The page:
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Subj:.....Bridge Challenge #17 (S522c)
From Part III - "Problem Hands", page 248

From the book Winning Declarer Play
by Dorothy Truscott
Published in 1969 by Harper and Row

 North S - K Q 5 H - J 9 6 5 2 D - A 8 3 C - Q J South S - A 10 6 4 3 2 H - K 3 D -  C - A K 7 5 3

East dealer.  Both Vulnerable

The bidding:     EAST      SOUTH     WEST      NORTH
Pass

East opens the bidding with one heart, and you make a conservative overcall of one spade.  When partner jumps to three spades, you become bullish and try six.  This ends the auction, and West leads the four of hearts.  What are your plans for the hand?

Answer: If you think to yourself, "There is no rush to make any plans until I see what happens at trick one," you are a dead duck.

You know West's four of hearts is a singleton.  East is going to play the ace on this trick, and when you follow with the three, East will also know the four is a singleton.  He will return a heart, West will ruff your king, and it will be too late to make any plans, because you are down already.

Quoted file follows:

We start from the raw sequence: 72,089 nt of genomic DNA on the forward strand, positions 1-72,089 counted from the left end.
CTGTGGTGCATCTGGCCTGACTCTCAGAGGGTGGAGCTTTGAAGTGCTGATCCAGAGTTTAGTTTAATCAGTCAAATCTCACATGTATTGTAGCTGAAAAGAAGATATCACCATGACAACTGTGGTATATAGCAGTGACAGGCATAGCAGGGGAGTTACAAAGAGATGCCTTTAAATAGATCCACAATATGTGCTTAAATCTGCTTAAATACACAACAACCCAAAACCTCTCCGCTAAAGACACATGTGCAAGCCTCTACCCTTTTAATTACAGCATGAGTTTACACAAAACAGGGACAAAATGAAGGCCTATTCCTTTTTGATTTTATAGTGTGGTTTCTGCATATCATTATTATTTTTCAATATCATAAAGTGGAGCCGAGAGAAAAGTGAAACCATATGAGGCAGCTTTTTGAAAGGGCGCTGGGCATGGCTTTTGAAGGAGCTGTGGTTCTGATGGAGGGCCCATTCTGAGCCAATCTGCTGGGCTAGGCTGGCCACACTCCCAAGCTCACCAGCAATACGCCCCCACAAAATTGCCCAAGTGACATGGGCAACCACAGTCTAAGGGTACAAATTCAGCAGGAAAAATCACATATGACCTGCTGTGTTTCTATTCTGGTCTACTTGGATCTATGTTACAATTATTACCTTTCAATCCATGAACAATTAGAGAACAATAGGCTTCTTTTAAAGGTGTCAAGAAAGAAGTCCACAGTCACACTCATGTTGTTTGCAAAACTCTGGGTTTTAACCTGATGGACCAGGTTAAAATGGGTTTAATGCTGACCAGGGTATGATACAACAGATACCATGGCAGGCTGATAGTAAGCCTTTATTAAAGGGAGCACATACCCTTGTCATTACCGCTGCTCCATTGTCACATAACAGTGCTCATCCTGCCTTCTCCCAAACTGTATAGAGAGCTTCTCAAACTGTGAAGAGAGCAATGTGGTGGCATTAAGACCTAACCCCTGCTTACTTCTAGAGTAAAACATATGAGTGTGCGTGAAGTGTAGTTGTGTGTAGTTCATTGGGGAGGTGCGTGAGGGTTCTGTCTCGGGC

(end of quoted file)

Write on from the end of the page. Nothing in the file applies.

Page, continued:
Here is the complete hand:

 West S - 9 8 H - 4 D - 10 9 7 5 4 2 C - 9 6 4 2 North S - K Q 5 H - J 9 6 5 2 D - A 8 3 C - Q J South S - A 10 6 4 3 2 H - K 3 D -  C - A K 7 5 3 East S - J 7 H - A Q 10 8 7 D - K Q J 6 C - 10 8

You can probably avert this disaster if you think the situation out before playing from dummy to the first trick.  Now when East plays his heart ace, you smoothly drop the king.  East will almost surely assume his partner started with the doubleton heart 4 3.  Rather than establish dummy's heart jack he will probably shift to the diamond king.  Off goes the heart three on dummy's ace of diamonds, and you have stolen the slam.

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This is one example from Dorthy Truscott's book "Winning Declarer Play."
Buy the book, read it, and rereat it a dozen times.  I guarantee it will